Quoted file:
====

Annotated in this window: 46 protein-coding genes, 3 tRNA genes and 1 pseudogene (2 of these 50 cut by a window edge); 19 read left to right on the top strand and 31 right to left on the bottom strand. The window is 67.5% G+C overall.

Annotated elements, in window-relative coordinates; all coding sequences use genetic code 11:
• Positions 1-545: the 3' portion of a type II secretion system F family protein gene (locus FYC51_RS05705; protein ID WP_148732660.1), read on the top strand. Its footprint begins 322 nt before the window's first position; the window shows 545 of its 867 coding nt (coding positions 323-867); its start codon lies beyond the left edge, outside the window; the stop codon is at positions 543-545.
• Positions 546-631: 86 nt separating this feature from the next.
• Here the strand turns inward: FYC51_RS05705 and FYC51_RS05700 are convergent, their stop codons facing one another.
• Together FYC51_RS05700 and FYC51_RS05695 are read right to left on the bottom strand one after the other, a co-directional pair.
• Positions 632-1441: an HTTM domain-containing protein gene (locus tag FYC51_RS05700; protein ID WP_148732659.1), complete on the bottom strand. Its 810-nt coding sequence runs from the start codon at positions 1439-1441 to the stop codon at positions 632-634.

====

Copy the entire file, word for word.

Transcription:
Annotated in this window: 46 protein-coding genes, 3 tRNA genes and 1 pseudogene (2 of these 50 cut by a window edge); 19 read left to right on the top strand and 31 right to left on the bottom strand. The window is 67.5% G+C overall.

Annotated elements, in window-relative coordinates; all coding sequences use genetic code 11:
• Positions 1-545: the 3' portion of a type II secretion system F family protein gene (locus FYC51_RS05705; protein ID WP_148732660.1), read on the top strand. Its footprint begins 322 nt before the window's first position; the window shows 545 of its 867 coding nt (coding positions 323-867); its start codon lies beyond the left edge, outside the window; the stop codon is at positions 543-545.
• Positions 546-631: 86 nt separating this feature from the next.
• Here the strand turns inward: FYC51_RS05705 and FYC51_RS05700 are convergent, their stop codons facing one another.
• Together FYC51_RS05700 and FYC51_RS05695 are read right to left on the bottom strand one after the other, a co-directional pair.
• Positions 632-1441: an HTTM domain-containing protein gene (locus tag FYC51_RS05700; protein ID WP_148732659.1), complete on the bottom strand. Its 810-nt coding sequence runs from the start codon at positions 1439-1441 to the stop codon at positions 632-634.